The real wild card, to me, is Fred. He seems to have less projects on a daily basis than even his wife. What does he do besides supporting Denmark's sporting teams occasionally, besides participating in sailing competitions, however draining that hobby may be? I frankly haven't the faintest. If anyone of you can enlighten me on this one, please do.

All I can say is, Queen Margarethe, on the off off chance you might read this (yeah, right!), please do your son a favor and give him more to do, and something that carries more weight than anything 'sports' related, please! The guy may have the talent, but he also needs the practise!
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  #44  
Old 02-13-2007, 10:01 PM
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Quote:
Originally Posted by princess olga
All I can say is, Queen Margarethe, on the off off chance you might read this (yeah, right!), please do your son a favor and give him more to do, and something that carries more weight than anything 'sports' related, please! The guy may have the talent, but he also needs the practise!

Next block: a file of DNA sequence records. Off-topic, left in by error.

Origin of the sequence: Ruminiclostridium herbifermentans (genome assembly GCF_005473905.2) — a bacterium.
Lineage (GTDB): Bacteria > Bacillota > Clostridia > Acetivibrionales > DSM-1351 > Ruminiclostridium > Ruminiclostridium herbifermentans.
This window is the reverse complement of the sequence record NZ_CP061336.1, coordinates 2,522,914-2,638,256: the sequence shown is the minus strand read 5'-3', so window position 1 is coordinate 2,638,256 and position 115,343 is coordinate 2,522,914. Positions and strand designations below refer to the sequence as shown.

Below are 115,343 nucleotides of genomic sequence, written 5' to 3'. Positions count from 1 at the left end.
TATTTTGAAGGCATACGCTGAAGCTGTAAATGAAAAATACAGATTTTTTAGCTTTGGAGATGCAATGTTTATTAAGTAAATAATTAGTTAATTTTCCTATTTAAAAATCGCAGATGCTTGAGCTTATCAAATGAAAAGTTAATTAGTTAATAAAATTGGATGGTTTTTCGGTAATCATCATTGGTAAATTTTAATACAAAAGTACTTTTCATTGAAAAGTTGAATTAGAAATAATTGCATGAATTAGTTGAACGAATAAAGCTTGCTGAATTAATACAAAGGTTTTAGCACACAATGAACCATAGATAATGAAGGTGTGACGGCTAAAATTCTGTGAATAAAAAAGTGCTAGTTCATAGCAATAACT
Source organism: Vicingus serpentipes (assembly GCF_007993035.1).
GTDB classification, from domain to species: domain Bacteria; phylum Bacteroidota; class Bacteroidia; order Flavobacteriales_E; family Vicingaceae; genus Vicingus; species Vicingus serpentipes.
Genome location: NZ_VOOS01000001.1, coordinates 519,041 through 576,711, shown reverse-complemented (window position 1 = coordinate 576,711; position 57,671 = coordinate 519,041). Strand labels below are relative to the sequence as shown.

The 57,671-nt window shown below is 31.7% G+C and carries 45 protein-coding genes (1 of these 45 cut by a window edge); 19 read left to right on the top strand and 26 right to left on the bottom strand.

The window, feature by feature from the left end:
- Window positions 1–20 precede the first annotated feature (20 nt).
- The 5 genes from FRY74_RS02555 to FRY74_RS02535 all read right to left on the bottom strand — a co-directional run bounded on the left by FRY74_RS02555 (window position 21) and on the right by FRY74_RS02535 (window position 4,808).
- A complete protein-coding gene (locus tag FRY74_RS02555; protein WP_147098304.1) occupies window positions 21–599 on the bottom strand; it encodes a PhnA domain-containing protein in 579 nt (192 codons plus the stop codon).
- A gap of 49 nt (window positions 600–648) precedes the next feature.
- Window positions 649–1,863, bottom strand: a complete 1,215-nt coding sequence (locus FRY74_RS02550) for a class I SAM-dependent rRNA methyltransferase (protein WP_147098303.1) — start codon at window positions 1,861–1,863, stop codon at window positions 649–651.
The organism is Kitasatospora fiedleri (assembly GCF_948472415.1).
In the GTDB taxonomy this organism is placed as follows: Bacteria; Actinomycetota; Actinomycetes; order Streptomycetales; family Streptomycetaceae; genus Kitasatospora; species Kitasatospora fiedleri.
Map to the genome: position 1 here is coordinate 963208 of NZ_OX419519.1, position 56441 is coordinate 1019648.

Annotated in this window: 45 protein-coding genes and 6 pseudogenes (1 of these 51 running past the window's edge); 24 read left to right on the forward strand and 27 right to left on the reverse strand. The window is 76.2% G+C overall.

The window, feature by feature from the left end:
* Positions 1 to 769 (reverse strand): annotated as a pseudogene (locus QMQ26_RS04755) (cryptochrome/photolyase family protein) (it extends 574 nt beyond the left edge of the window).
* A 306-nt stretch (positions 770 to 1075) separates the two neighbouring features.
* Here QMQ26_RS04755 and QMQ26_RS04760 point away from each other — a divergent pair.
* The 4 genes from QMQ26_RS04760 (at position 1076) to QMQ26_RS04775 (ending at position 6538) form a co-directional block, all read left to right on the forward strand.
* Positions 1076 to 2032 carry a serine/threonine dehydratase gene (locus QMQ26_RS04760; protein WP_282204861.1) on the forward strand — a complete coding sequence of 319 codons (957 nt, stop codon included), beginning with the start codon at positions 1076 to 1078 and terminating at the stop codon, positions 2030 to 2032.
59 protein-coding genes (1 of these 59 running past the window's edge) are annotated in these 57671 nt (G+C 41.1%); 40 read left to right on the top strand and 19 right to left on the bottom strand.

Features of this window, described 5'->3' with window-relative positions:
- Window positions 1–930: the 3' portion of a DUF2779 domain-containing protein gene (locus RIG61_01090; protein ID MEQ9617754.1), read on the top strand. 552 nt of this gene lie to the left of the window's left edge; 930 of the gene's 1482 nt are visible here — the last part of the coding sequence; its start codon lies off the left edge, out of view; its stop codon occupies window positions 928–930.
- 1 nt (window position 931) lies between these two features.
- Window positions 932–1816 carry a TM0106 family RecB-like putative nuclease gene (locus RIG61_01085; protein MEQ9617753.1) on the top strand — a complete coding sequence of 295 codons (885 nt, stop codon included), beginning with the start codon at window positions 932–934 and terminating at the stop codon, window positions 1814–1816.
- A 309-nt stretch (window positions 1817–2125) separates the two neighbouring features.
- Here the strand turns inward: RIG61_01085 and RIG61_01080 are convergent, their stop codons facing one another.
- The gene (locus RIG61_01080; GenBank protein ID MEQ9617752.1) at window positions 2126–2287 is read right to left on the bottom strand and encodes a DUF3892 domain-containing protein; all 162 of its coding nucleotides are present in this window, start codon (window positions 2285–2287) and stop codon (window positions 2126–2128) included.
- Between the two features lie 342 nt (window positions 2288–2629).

I love it, very funny. I'm picturing her right now sitting in front of her computer logging on to the internet.

On another note I agree completely on your opinion of W-A choosing the right wife. I think he chose very well for himself and for the Netherlands. She also appears to be so hard working. But best of all I think Maxima appears as a woman that anyone could get along with. She just seems so friendly and cordial with all.
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  #45  
Old 02-14-2007, 04:46 AM
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Quote:
Originally Posted by Aurora810